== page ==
To inform the design of IT support, the authors explored the characteristics and sources of process variability in a surgical care process that transcends multiple institutions and professional boundaries.
A case study of the care process in the Abdominal Aortic Aneurysm surveillance programme of three hospitals in Norway.
Observational study of encounters between patients and surgeons accompanied by semistructured interviews of patients and key health personnel.
Four process variety dimensions were identified. The captured process variations were further classified into intended and unintended variations according to the cause of the variations. Our main findings, however, suggest that the care process is best understood as systematised analysis and mitigation of risk. Even if major variations accommodated for the flexibility needed to achieve particular clinical aims and/or to satisfy patient preferences, other variations reflected healthcare actors' responses to risks arising from a lack of resilience in the existing system. On this basis, the authors outlined suggestions for a resilience-based approach by including awareness in workflow as well as feedback loops for adaptive learning. The authors suggest that IT process support should be designed to prevent process breakdowns with patient dropouts as well as to sustain risk-mitigating performance.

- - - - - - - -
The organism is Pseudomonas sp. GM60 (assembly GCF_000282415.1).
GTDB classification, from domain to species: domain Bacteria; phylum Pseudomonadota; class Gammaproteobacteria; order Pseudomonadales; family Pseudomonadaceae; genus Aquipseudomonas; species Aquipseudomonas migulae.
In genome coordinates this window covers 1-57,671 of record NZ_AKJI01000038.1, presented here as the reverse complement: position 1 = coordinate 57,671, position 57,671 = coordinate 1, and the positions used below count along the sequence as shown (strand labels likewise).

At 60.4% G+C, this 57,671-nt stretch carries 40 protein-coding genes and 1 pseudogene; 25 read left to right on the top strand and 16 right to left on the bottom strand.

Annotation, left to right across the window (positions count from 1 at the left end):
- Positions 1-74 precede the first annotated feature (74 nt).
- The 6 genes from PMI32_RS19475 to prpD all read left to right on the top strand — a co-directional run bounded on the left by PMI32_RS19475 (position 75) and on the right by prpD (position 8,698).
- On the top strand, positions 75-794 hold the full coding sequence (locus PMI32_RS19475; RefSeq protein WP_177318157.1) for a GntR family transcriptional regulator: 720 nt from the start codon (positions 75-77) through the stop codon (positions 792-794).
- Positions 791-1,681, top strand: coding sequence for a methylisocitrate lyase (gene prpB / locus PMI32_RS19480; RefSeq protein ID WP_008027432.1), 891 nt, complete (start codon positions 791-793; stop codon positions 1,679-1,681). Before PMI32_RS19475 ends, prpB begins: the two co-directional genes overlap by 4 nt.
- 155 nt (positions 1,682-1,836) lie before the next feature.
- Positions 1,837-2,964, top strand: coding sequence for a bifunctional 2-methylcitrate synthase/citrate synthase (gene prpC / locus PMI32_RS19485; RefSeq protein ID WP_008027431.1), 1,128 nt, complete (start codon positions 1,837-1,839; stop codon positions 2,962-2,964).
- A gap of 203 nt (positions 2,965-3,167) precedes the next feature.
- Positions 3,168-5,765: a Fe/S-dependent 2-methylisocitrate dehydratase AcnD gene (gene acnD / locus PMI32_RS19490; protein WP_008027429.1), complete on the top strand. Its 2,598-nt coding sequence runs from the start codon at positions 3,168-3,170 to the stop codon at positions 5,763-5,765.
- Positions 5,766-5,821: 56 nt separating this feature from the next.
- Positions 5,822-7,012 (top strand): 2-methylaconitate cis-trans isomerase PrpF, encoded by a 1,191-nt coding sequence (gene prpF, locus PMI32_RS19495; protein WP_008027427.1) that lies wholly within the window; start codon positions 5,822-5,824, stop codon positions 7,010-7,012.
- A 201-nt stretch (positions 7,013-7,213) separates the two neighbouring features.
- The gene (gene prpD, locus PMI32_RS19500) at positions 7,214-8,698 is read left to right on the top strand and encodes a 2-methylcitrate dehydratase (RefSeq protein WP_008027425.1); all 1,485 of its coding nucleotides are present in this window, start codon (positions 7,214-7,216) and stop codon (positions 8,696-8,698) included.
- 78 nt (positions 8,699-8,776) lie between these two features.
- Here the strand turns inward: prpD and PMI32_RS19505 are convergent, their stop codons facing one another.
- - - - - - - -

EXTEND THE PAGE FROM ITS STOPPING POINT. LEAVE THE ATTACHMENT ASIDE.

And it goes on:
Process variation was in part induced by systemised risk mitigation. IT-based process support for monitoring processes such as that studied here should aim to ensure resilience and further mitigate risk to enhance patient safety.